Henrietteā€™s Herbal

Plants for a Future: 7000 useful plants, including history, cultivation and medicinal.

Monograph and resources about the medicinal uses of sea buckthorn (Hippophae rhamnoides), a prolific, nitrogen-fixing shrub.

Much of herbalist Michael Moore’s wisdom is available free online at the Southwest School of Botanical Medicine. He also has digitized many classic texts on botany and herbal medicine.

Sharol Tilgner, ND’s Materia Medica is now available online by common name and by Latin name. Learn the Latin because, as herbalist Howie Brounstein says, “common names suck eggs.”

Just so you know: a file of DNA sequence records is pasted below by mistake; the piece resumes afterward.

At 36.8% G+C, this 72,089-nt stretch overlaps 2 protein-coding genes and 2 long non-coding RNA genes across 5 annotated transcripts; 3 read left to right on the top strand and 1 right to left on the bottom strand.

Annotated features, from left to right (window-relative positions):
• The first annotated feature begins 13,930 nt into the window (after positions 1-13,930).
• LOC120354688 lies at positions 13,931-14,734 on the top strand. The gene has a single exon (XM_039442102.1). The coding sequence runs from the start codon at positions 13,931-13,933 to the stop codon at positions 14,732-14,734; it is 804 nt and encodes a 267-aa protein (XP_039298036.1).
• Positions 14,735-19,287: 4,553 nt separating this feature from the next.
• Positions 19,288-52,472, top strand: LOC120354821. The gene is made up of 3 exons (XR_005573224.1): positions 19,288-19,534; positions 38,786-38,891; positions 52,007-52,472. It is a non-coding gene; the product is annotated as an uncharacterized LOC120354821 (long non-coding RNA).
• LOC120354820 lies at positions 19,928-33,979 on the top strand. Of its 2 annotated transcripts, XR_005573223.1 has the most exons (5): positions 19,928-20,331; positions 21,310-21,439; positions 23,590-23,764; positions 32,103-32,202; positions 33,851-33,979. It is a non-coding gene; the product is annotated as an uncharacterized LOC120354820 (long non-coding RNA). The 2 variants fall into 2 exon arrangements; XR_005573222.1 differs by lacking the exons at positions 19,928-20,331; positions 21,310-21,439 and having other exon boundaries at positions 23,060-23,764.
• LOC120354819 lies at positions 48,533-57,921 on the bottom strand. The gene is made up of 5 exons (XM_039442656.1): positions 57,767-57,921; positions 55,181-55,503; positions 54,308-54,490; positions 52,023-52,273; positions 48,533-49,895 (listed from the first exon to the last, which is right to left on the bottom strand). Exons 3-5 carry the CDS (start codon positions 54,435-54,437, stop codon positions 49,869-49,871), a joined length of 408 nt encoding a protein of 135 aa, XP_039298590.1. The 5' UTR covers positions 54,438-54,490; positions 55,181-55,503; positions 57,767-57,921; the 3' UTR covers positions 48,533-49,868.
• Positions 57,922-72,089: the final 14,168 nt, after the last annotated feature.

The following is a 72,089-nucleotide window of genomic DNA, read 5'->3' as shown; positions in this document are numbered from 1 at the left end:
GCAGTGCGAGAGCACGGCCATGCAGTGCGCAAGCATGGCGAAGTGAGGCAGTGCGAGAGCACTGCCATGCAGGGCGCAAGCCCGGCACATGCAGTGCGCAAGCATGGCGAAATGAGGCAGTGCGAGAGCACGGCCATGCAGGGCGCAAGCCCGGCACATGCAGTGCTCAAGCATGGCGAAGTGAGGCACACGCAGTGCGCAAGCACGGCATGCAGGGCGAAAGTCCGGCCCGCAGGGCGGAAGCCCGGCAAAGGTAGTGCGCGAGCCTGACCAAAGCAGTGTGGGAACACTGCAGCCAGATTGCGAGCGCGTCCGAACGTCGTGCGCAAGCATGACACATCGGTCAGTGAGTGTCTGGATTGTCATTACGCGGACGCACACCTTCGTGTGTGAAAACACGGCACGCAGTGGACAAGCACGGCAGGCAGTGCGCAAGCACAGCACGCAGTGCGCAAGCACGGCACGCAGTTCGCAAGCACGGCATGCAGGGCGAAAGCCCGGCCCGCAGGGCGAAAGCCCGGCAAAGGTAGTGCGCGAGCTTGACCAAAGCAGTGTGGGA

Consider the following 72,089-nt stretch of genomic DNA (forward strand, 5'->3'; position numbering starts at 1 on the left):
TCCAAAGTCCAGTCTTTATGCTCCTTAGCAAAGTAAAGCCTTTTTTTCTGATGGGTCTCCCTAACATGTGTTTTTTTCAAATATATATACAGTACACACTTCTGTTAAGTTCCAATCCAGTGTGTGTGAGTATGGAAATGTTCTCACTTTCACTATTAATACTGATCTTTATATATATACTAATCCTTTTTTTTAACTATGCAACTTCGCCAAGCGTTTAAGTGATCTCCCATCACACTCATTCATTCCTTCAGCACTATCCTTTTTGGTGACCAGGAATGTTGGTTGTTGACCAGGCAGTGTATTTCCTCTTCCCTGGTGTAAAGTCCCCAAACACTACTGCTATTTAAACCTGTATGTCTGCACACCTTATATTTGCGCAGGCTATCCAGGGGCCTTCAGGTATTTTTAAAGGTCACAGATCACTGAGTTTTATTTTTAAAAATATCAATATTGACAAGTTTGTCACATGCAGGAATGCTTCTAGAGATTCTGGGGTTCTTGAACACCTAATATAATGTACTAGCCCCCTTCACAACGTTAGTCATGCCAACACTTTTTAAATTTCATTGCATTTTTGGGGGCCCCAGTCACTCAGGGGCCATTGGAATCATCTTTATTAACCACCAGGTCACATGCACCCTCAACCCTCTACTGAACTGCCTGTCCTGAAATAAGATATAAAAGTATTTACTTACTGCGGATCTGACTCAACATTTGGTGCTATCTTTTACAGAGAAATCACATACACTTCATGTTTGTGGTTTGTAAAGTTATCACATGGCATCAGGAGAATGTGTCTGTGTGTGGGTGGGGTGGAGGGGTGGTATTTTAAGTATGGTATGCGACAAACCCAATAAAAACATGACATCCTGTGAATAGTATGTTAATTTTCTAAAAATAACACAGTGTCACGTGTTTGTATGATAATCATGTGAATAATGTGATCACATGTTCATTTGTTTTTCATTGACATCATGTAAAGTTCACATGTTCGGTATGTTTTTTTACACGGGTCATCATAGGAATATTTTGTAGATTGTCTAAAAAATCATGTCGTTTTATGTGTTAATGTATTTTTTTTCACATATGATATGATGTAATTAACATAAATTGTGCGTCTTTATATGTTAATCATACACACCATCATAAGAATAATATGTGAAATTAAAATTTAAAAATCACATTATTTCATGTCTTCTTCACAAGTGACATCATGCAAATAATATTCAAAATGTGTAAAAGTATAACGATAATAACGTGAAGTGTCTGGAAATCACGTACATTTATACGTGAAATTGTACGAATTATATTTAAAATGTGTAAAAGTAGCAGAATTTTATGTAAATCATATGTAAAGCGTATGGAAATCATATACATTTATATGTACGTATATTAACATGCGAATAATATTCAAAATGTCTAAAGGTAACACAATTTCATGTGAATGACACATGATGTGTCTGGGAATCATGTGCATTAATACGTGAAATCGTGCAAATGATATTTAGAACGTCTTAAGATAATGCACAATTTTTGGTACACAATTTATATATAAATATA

East-coast herbalist 7Song has posted articles and the handouts he uses at his Northeast School of Botanical Medicine.

Tryon Life Community Farm in Portland has an extensive medicinal plant guide on its website with great pictures!

Minnesota herbalist Matthew Wood‘s website has great articles on herbal philosophy, basic principles of western herbalism, his top 10 herbs in practice and links to info on his many excellent herb books.

Herbalist and ethnobotanist David Winston offers articles differentiating among herbs for specific conditions.

Michael Tierra’s great article on how the Islamic world preserved and developed traditional herbal medicine in the middle ages

Nutritional analysis of pawpaws (Asimina triloba), from a comprehensive pawpaw website by Kentucky State University. Portland’s Home Orchard Society offers this article about growing pawpaws. NPR just did an awesome story about pawpaws as “America’s forgotten fruit.”

Allium sativum (garlic)
Allium sativum (garlic)